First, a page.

Making a Difference

Published on: 
Pharmaceutical Technology, Pharmaceutical Technology-06-02-2010, Volume 34, Issue 6

A PharmTech forum to discuss the industry's efforts in corporate social responsibility and sustainability.

Making a difference. We have heard that phrase many times, but how does it translate to our individual and collective lives? Can we truly effectuate positive change? Can one person really have an impact?

To answer those questions, we need only turn to our daily tasks in the pharmaceutical industry. Bringing a molecule to market is not only a scientific accomplishment but an immensely collaborative effort. We all know the challenges. It takes 10–15 years to bring a new drug to market at an estimated average cost of $1.2–1.3 billion. Only one out of thousands of compounds tested will make it through clinical development and be approved. There is more failure than success. So why continue?

Patricia Van Arnum


Certainly there is financial benefit, but there is also the reward that comes with knowing that one of those drugs that we may work on will have an impact—will meaningfully improve the quality of life for someone. Each person—the medicinal chemist discovering an initial hit and optimizing a lead, the synthetic chemist developing a process route, the formulation scientist devising a drug-delivery system, the engineer scaling up the process, the regulatory expert ensuring product quality, and the production manager manufacturing the drug substance or drug product—plays a part in bringing that treatment to those that need it. They all make a difference.

These efforts make me consider the perspectives that Albert Schweitzer, the Nobel Peace Prize laureate, physician, and humanitarian, offered on his work and the work of others: "Wherever a man turns, he can find someone who needs him....Do something wonderful, people may imitate it."

It is in that same spirit of realizing that all efforts, both individual and collective, large or small, have import and do indeed matter, that beginning with the June issue of Sourcing and Management, an eNewsletter of Pharmaceutical Technology, we will bring to you the work, approaches, and ideas of those seeking to make a difference. We will discuss the humanitarian, philanthropic, and sustainability efforts of the pharmaceutical industry and the activities of other business sectors, scientific, trade, and professional associations, nongovernmental organizations (NGOs), and individuals. Just as we examine company strategy, scientific approaches, and business and technical challenges, we will take a similar approach in discussing the contributions, models, and new perspectives in corporate social responsibility and related philanthropic and humanitarian efforts as a means of recognizing valuable work, generating dialogue, and learning how and what we can do.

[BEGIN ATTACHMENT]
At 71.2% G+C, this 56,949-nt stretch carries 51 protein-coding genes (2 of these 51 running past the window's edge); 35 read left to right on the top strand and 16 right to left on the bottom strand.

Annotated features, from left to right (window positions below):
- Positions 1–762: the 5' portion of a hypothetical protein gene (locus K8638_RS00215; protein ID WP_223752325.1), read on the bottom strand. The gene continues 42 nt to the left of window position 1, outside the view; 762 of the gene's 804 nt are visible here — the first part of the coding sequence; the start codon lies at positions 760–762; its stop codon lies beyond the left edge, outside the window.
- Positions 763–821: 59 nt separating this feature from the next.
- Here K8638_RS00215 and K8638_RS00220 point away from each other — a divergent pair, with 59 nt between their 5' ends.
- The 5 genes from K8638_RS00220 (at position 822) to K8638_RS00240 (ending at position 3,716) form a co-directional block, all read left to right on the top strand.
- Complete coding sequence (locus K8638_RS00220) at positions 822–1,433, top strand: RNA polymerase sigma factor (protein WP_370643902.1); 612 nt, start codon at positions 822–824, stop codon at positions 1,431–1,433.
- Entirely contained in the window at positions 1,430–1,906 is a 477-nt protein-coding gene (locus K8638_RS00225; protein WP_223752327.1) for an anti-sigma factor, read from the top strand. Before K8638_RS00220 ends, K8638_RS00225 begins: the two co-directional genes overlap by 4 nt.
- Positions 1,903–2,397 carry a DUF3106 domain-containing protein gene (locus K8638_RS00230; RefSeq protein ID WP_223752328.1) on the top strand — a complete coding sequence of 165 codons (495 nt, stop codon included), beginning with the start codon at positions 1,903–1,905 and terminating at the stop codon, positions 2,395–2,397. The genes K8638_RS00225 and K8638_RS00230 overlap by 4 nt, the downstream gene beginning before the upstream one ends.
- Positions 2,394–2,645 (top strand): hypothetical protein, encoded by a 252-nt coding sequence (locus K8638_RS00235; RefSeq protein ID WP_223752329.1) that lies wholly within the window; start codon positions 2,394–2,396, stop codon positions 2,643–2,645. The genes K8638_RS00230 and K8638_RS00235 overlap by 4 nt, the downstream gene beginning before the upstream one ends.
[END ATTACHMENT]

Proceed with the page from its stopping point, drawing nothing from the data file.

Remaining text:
We begin our coverage with two stories: a discussion of the Science and Human Rights Program of the American Association for the Advancement of Science (AAAS) and the pharmaceutical industry's relief efforts in Haiti. We will learn how the AAAS, an organization of 262 affiliated academic, professional, and scientific organizations, which together serve 10 million members, is forwarding its goal of using science as an enabler to realizing human rights, including how scientific groups and individuals can participate in that goal. We will speak with the major pharmaceutical companies about how they have been able to help with the relief efforts in Haiti and with NGOs on the situation in Haiti.

In upcoming issues of Sourcing and Management, we will also look at how business models can be applied to help alleviate poverty. In the July issue, we will examine the work of the Acumen Fund, a nonprofit venture capital fund that is using "patient capital," or debt/equity investment in enterprises that provide low-income consumers with access to healthcare, water, housing, alternative energy, or agricultural products using an economically sustainable approach. And in our September CPhI/ICSE print supplement, we will have a discussion with the pharmaceutical majors, other business leaders, and NGOs on global health initiatives and ways to advance and increase access to education.

Having been a business and science journalist for nearly 20 years, I am accustomed to receiving daily doses of news that show how things can work and how things do not. Any reasoned person knows there are challenges to every endeavor and limitations to his own knowledge and understanding. But there is one thing that I know with absolute certainty: when people of good will come together and lend their talents, efforts, resources, and perhaps most important, their concern, solutions can be found. We look forward to sharing with you the ideas and work behind those efforts.

Patricia Van Arnum is a senior editor of Pharmaceutical Technology.